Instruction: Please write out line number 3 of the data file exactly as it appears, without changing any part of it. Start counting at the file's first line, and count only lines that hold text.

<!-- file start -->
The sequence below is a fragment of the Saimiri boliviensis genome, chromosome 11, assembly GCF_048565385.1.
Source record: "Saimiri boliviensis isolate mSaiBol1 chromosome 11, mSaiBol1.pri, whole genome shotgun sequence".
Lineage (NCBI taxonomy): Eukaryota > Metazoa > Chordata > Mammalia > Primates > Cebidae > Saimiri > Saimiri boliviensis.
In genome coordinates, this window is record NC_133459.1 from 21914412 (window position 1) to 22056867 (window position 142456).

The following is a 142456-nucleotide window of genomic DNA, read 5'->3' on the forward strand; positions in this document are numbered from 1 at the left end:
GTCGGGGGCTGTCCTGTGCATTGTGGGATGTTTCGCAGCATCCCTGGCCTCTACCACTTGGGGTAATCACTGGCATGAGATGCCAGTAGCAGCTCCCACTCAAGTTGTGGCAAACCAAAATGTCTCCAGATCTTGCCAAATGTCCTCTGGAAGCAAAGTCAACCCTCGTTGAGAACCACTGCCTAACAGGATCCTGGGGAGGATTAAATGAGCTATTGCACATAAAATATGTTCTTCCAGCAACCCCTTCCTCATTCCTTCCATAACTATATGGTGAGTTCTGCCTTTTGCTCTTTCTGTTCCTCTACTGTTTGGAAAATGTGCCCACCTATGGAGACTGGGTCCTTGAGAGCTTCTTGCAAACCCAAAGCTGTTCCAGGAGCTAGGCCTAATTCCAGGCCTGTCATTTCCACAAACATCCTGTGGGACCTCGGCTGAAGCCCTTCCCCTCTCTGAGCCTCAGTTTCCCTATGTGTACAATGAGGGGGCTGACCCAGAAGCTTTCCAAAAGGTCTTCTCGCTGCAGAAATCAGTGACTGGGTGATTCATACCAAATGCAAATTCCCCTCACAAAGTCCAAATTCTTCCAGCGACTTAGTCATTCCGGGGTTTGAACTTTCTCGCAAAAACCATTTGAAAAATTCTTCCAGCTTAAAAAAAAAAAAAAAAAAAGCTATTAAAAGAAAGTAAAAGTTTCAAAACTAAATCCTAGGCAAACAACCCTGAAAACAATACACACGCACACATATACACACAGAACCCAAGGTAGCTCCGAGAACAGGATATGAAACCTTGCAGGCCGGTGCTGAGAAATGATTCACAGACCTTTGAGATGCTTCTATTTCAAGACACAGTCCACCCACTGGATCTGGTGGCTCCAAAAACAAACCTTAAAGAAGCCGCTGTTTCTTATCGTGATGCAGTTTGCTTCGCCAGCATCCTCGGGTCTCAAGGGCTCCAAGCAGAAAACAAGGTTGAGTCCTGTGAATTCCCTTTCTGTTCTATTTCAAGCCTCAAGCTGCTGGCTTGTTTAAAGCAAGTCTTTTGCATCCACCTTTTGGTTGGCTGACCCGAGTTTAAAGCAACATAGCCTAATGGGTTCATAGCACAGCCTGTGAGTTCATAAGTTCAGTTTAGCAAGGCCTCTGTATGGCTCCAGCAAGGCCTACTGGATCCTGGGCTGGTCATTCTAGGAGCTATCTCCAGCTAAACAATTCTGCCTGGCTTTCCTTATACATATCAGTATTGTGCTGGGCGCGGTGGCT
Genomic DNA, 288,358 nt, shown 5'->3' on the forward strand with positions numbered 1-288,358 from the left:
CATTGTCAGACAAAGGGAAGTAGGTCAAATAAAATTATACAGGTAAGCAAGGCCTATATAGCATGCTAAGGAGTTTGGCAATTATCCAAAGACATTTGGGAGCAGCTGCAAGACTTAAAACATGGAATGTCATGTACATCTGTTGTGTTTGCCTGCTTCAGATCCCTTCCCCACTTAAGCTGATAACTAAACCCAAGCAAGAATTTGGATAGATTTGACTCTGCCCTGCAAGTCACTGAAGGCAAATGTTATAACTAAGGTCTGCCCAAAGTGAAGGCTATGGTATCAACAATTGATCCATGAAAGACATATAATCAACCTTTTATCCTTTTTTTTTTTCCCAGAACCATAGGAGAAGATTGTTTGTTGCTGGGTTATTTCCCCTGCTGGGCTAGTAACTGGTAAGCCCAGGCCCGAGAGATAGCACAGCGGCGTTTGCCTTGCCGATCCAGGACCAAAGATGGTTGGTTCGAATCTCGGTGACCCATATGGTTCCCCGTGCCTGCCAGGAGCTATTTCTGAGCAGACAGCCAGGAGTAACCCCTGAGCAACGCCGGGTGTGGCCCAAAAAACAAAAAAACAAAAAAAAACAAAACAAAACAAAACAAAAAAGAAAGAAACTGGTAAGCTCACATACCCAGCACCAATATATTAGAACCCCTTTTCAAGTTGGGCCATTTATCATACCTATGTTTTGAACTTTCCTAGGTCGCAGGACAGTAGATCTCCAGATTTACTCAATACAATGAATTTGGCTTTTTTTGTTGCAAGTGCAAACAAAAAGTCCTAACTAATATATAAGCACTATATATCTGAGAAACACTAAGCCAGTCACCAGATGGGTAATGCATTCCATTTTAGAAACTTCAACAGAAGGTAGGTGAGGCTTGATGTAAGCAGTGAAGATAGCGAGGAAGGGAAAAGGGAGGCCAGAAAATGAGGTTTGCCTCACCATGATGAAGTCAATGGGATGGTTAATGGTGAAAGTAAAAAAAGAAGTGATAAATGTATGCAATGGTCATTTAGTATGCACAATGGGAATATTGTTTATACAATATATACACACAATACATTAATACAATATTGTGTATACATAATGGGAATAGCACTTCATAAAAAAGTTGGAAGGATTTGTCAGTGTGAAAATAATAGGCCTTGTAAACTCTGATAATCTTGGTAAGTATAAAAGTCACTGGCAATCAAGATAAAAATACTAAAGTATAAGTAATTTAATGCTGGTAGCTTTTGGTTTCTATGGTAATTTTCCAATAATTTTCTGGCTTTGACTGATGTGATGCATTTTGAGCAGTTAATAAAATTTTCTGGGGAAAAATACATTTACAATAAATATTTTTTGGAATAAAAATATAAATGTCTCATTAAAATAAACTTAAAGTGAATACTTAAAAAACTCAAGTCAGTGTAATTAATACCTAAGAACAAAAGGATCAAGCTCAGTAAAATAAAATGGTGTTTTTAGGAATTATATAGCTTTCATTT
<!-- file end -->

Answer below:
Lineage (NCBI taxonomy): Eukaryota > Metazoa > Chordata > Mammalia > Primates > Cebidae > Saimiri > Saimiri boliviensis.